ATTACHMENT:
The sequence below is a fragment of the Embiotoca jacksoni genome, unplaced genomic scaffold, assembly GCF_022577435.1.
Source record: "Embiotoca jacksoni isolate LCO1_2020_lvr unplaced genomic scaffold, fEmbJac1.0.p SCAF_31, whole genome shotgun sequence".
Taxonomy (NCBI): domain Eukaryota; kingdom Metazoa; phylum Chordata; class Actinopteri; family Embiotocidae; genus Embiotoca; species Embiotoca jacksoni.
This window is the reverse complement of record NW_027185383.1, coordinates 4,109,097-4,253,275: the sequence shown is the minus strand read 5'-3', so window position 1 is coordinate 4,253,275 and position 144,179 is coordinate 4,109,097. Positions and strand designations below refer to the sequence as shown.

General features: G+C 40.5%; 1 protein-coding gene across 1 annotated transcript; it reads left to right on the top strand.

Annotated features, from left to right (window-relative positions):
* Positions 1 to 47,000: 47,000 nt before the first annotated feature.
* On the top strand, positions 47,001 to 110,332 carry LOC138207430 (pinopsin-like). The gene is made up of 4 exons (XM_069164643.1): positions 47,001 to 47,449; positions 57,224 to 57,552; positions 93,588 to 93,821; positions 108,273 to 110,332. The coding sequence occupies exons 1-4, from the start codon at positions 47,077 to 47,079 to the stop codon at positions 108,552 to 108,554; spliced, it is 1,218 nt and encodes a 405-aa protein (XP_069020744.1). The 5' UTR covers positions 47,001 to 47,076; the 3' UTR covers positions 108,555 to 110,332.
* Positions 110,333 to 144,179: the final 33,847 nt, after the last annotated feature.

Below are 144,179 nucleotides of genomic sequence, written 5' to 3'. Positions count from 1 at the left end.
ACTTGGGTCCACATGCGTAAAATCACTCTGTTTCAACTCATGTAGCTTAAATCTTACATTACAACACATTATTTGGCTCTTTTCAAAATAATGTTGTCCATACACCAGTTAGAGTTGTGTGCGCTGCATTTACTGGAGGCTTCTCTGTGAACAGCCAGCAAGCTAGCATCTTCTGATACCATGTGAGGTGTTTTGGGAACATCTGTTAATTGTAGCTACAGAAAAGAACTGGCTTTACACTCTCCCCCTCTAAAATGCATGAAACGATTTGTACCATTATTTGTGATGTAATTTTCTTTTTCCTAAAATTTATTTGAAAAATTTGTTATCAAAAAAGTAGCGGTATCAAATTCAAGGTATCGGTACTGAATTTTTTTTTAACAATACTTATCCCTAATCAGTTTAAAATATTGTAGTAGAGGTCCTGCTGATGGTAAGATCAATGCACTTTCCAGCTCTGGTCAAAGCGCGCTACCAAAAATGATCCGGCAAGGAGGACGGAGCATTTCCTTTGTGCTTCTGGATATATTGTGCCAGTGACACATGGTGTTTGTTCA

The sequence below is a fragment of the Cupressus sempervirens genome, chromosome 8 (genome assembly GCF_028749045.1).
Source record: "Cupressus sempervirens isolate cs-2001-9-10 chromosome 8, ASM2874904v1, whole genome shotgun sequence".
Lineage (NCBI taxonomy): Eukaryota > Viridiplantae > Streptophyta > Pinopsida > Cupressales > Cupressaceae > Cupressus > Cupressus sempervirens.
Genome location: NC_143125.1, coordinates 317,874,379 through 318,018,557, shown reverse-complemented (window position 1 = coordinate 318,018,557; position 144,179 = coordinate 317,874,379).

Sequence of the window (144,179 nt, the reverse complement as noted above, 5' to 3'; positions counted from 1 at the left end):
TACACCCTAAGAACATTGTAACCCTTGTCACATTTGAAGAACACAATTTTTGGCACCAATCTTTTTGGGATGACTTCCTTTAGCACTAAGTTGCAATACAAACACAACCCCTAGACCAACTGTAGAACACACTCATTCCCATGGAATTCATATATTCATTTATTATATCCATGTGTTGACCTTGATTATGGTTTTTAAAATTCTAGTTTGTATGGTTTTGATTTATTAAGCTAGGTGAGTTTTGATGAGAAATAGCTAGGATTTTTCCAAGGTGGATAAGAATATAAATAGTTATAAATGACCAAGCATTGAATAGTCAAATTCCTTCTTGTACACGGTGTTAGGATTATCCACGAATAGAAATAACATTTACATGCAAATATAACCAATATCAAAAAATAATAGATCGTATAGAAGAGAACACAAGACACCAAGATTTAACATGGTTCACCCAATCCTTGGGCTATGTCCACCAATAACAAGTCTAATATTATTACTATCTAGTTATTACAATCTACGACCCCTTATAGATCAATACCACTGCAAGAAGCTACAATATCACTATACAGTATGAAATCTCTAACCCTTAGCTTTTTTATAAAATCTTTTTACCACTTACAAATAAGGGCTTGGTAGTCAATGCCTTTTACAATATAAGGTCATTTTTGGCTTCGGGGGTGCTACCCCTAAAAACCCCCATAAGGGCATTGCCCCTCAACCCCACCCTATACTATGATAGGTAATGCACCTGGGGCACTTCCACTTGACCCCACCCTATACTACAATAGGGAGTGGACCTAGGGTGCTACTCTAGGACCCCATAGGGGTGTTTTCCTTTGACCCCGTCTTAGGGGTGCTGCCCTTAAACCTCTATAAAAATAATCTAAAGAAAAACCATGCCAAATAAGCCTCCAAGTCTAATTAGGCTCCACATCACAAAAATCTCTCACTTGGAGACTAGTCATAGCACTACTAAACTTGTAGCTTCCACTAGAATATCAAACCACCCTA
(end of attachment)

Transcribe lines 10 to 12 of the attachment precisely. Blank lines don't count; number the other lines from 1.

Below are 144,179 nucleotides of genomic sequence, written 5' to 3'. Positions count from 1 at the left end.
ACTTGGGTCCACATGCGTAAAATCACTCTGTTTCAACTCATGTAGCTTAAATCTTACATTACAACACATTATTTGGCTCTTTTCAAAATAATGTTGTCCATACACCAGTTAGAGTTGTGTGCGCTGCATTTACTGGAGGCTTCTCTGTGAACAGCCAGCAAGCTAGCATCTTCTGATACCATGTGAGGTGTTTTGGGAACATCTGTTAATTGTAGCTACAGAAAAGAACTGGCTTTACACTCTCCCCCTCTAAAATGCATGAAACGATTTGTACCATTATTTGTGATGTAATTTTCTTTTTCCTAAAATTTATTTGAAAAATTTGTTATCAAAAAAGTAGCGGTATCAAATTCAAGGTATCGGTACTGAATTTTTTTTTAACAATACTTATCCCTAATCAGTTTAAAATATTGTAGTAGAGGTCCTGCTGATGGTAAGATCAATGCACTTTCCAGCTCTGGTCAAAGCGCGCTACCAAAAATGATCCGGCAAGGAGGACGGAGCATTTCCTTTGTGCTTCTGGATATATTGTGCCAGTGACACATGGTGTTTGTTCA

The sequence below is a fragment of the Cupressus sempervirens genome, chromosome 8 (genome assembly GCF_028749045.1).